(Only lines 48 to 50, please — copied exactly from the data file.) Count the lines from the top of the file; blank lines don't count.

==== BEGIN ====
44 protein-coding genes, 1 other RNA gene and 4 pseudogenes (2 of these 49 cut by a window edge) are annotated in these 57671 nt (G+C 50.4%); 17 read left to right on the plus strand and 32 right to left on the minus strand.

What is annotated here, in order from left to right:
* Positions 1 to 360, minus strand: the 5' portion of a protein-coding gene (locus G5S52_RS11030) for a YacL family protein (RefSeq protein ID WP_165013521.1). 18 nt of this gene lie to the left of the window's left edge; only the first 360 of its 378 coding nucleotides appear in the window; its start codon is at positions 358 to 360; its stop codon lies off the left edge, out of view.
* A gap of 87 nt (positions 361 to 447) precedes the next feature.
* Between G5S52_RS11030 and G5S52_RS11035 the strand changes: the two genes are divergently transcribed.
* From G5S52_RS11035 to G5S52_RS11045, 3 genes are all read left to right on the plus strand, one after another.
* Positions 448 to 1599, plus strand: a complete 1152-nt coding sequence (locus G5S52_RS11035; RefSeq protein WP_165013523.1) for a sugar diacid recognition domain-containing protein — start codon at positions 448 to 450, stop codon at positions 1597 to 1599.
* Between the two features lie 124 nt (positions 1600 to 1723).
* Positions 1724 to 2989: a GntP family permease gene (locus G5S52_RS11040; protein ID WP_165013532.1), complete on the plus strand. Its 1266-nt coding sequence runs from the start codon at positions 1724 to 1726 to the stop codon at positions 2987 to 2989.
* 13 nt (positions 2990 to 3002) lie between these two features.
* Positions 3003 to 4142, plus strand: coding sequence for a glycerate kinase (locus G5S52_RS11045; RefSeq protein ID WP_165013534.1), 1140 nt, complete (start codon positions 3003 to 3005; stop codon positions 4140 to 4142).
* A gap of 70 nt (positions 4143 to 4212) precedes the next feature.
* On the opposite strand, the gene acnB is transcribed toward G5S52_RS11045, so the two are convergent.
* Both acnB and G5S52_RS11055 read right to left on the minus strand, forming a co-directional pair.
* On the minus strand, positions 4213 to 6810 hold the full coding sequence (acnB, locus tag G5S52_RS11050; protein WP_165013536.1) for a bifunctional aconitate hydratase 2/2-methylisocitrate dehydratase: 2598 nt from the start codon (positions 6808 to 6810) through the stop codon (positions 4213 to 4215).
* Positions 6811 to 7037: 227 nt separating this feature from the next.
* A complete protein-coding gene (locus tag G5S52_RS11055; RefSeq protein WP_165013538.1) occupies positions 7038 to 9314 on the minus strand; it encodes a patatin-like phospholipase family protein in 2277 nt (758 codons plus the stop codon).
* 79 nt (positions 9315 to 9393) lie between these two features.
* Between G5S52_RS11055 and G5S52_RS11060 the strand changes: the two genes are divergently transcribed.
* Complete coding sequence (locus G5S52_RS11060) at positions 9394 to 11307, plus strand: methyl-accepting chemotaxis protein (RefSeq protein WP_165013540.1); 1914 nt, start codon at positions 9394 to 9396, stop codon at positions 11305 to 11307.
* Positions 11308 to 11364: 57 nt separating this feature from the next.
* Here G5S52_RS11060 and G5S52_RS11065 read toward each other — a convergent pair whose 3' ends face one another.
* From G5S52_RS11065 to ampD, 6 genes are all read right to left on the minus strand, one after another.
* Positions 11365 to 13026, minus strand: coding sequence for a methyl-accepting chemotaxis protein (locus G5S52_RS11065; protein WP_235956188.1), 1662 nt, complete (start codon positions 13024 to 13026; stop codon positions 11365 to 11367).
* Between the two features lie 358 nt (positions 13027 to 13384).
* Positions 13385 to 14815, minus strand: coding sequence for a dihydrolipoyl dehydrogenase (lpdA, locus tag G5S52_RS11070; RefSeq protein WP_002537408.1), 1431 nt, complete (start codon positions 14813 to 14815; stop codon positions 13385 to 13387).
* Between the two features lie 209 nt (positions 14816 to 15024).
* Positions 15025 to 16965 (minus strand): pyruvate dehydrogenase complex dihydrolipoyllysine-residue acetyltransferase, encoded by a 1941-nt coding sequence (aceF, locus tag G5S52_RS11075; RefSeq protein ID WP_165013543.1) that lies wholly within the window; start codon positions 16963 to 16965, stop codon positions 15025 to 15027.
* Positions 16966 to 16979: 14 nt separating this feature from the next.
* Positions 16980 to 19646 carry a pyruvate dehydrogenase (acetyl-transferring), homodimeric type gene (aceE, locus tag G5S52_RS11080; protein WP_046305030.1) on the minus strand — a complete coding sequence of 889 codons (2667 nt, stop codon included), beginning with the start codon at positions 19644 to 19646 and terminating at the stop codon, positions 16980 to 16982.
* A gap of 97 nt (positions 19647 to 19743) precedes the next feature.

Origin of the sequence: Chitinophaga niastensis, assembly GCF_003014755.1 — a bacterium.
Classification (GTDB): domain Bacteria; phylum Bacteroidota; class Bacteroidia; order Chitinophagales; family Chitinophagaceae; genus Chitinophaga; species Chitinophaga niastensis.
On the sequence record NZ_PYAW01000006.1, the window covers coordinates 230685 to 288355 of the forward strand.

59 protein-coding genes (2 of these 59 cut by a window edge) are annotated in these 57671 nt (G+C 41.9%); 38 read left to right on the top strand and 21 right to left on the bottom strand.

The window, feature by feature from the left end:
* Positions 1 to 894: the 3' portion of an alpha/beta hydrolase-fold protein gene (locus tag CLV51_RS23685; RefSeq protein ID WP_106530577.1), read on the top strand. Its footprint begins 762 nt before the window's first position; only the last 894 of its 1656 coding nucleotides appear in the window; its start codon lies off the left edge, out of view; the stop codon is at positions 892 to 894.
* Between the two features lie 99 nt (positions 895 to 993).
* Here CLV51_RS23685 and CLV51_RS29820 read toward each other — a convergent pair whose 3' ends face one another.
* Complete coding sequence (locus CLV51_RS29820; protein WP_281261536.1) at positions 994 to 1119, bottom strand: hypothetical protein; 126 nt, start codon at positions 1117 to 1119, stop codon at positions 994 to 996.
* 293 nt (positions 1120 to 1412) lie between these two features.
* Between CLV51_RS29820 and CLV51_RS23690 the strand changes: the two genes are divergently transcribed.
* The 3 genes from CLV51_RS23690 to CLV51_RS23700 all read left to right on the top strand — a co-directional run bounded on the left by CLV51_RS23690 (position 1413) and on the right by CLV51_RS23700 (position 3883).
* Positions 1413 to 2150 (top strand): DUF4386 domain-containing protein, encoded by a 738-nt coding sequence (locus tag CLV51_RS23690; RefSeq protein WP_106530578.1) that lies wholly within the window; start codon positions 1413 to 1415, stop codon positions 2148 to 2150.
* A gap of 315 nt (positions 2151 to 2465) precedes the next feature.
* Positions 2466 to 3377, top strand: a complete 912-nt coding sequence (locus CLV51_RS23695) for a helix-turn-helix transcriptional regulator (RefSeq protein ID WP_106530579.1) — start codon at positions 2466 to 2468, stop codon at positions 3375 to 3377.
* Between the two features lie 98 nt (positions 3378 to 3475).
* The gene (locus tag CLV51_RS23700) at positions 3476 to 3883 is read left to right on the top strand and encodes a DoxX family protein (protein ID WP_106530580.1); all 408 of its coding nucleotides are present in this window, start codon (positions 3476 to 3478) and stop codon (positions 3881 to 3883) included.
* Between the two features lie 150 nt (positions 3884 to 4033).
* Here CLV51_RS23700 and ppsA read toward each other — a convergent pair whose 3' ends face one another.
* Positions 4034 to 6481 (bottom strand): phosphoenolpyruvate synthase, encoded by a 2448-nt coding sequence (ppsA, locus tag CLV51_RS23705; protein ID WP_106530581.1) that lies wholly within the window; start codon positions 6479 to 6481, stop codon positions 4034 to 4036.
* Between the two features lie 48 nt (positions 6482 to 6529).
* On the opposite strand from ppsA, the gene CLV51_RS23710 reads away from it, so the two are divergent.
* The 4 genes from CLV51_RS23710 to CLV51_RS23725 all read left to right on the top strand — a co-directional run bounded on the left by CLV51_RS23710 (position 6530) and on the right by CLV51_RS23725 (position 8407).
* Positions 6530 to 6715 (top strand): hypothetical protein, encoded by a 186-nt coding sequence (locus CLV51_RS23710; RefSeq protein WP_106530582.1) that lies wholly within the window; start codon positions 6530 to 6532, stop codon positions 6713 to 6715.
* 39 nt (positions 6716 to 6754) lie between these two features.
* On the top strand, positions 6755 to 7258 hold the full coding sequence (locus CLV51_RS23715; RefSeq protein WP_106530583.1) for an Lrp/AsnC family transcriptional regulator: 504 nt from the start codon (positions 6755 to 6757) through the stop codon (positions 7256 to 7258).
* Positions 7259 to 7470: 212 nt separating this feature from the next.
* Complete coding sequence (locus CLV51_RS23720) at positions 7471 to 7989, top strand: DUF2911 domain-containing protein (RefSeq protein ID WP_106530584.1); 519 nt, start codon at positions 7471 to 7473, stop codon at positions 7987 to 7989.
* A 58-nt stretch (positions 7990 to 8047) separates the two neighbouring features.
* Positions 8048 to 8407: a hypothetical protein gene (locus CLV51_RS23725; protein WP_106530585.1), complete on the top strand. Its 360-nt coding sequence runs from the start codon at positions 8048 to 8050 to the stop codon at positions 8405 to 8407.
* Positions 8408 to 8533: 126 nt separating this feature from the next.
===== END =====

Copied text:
* The gene (locus tag CLV51_RS23700) at positions 3476 to 3883 is read left to right on the top strand and encodes a DoxX family protein (protein ID WP_106530580.1); all 408 of its coding nucleotides are present in this window, start codon (positions 3476 to 3478) and stop codon (positions 3881 to 3883) included.
* Between the two features lie 150 nt (positions 3884 to 4033).
* Here CLV51_RS23700 and ppsA read toward each other — a convergent pair whose 3' ends face one another.